Elyse Fox on destigmatizing mental health with nonprofit organization ‘Sad Girls Club’
Through her short film "Conversations with Friends," Fox shared her own story about her journey through depression.
As a film director, Elyse Fox is always behind the camera capturing moments and telling the stories of others.
She describes herself as, ”that weird girl that was in class, not saying much, but she had a lot of thoughts in her head.” Filmmaking and photography was an outlet that allowed her to communicate with her family and community.
Through her short film Conversations with Friends, Fox shared her own story about her journey through depression.
In the short film, she captures her life in 2016, which she describes as “one of the most depressing periods in my life.” She left Los Angeles, where she endured an abusive relationship, and returned to New York City to start fresh. Conversations depicts the day she was hospitalized after a suicide attempt, positive moments like attending South by Southwest, her thoughts on how depression is something she always thought she had but was never able to put into words; and deep conversations with her friends on topics from mental health to elections.
Conversation released December 22, 2016 — her birthday and the anniversary date of her suicide attempt.
“With that film, the reception was just incredible,” Fox told theGrio. “There were so many young women and young men who saw themselves in my story [and] wanted to know more. They wanted to tell their stories.”
“I could just make this an Instagram and answer a couple of questions. Or I can make this a platform because people want to have these conversations. I didn’t go into it with the intention of starting a platform for mental health, it just came out of my art to tell these stories. And this is a way that I can continue to tell these stories about mental health.”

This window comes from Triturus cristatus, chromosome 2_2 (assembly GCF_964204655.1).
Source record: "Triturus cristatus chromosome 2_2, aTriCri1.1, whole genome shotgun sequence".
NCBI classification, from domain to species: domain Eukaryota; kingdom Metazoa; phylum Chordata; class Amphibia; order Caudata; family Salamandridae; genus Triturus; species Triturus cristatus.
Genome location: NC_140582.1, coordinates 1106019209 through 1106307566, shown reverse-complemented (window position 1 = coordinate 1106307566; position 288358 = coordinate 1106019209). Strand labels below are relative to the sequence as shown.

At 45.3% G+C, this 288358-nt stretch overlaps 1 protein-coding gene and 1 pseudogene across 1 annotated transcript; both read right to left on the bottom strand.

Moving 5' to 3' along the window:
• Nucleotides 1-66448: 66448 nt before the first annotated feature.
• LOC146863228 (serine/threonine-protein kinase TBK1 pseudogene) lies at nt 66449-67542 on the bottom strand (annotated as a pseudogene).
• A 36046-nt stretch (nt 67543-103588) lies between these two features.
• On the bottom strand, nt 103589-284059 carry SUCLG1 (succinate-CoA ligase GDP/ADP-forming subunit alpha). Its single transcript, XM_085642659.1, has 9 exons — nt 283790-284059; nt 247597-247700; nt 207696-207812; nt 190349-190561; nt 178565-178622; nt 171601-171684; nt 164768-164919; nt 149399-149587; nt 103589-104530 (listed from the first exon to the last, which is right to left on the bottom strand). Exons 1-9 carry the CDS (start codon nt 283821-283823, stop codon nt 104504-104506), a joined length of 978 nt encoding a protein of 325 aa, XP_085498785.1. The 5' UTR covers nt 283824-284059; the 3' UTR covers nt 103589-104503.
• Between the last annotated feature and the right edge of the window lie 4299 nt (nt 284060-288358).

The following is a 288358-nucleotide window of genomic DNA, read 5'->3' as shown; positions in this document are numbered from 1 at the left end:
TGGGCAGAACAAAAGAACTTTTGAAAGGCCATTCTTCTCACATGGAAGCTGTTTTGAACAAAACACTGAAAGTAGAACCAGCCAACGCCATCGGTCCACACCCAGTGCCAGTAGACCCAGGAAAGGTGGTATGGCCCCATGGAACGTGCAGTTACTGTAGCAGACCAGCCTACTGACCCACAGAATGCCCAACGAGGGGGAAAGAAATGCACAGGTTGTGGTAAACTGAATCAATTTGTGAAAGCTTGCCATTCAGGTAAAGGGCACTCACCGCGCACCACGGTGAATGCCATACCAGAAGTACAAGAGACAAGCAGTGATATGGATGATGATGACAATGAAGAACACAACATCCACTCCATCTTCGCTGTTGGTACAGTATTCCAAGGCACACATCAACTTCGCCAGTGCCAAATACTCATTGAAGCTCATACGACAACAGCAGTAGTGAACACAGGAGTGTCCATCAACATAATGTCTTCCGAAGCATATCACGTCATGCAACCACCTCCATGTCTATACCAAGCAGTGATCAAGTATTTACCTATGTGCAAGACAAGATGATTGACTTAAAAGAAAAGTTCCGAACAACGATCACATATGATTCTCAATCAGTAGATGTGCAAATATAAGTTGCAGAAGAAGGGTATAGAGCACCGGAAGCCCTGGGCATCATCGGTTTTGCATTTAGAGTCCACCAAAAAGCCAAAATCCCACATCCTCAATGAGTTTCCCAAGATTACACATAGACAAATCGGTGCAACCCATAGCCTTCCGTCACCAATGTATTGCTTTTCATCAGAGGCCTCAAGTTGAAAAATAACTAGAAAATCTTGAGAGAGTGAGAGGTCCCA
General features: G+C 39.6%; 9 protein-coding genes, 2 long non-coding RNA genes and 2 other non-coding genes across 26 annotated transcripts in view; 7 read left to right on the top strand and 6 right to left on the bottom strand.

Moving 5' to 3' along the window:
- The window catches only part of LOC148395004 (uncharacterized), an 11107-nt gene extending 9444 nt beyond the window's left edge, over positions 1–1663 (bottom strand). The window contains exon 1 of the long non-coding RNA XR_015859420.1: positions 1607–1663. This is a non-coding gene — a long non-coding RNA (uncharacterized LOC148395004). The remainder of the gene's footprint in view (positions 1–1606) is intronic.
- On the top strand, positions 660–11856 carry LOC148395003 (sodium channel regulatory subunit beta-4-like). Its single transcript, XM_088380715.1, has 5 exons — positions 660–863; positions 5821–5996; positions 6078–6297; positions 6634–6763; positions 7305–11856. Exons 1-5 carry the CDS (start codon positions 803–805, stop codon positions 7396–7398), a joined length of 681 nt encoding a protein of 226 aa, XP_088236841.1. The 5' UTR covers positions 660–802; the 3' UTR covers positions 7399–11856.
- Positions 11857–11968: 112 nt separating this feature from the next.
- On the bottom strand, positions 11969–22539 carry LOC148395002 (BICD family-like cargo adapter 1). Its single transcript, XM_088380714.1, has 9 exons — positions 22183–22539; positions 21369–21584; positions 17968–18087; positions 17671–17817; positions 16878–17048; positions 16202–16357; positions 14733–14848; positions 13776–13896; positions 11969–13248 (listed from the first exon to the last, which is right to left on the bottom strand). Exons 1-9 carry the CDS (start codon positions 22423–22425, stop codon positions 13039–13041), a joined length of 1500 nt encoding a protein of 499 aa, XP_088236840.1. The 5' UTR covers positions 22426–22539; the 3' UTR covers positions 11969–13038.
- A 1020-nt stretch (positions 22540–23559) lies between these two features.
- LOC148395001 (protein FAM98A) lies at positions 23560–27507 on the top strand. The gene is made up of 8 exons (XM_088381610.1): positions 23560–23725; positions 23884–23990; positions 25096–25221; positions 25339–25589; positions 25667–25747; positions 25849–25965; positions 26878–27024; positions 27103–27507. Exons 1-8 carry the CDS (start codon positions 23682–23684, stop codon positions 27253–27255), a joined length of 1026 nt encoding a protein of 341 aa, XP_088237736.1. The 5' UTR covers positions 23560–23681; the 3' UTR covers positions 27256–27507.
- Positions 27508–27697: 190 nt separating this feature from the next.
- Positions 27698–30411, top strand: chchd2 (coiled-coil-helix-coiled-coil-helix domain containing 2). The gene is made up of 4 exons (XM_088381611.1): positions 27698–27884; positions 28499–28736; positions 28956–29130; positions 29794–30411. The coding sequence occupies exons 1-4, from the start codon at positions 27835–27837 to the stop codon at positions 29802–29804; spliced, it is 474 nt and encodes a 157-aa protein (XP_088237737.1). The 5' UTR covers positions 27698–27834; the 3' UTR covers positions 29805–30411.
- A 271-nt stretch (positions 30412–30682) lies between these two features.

Fox established Sad Girls Club in Feb. 2017 with a goal to build community and diminish the stigma around mental health. The non-profit organization strives to support Black women and women of color within the Millennial and Generation Z demographics.
The COVID-19 pandemic caused anxiety and depression to ramp up among all U.S. adults, but especially among younger adults, according to a Centers for Disease Control and Prevention study from February. Before the pandemic, Sad Girls Club had in-person art-therapy events once a month; it’s since had to pivot to digital support. Fox reached out to a cohort of Black and Brown therapists and launched her first healing group program, Chat Room (formally known as Soul Sessions).
“You can come into the space and discuss anything that’s on your mind as it relates to the theme,” explained Fox. “We have just a general theme, but we just let the community members come in and chat about whatever it is that’s on their mind. And that’s been like a huge, huge, huge success throughout COVID because people are just isolated, people were alone.”
Fox is working on a fundraiser to raise $15,000 towards providing additional programming for Chat Room.
“We want to basically serve twice the amount of people we’ve served so far, and that number is about 2,200 people in the past year…15 months,” she said.
“We want to double that next year and bring on more therapists. We also want to launch another program called Sex Ed. So we’re fundraising to launch a sex-ed class for younger adults. And also we’re going to be more in real life, so having more in-person events is definitely on our agenda. And just continuing to listen to the community and seeing what they need and supporting them.”
If you are an adult trying to figure out if a child or someone you know is struggling with mental health issues, Fox offered some tips on what to look out for.
“You can identify specific behavior that you’ve seen from your child or it can be like your cousin or nephew or [whomever],” said Fox. ‘When people are depressed, a lot of times, or many times, their creativity or their hobbies are kind of lacking. So if you notice that something that someone used to love to do and it isn’t happening, just ask those questions that are very noninvasive but just like, ‘I’m curious, like what’s going on? Are you OK?’ And letting them speak and just and then creating the space.”
Fox said that if you are new to this, or are a parent that goes from zero to 100 and likes to yell and scream, you have to check yourself before you even try to check your child. That has to be left at the door.
“Even if you aren’t the direct parent, [if] you see something with like a family member or a close friend, let them know that you are that safe space for them because everybody wants to have somebody they can purge to.”
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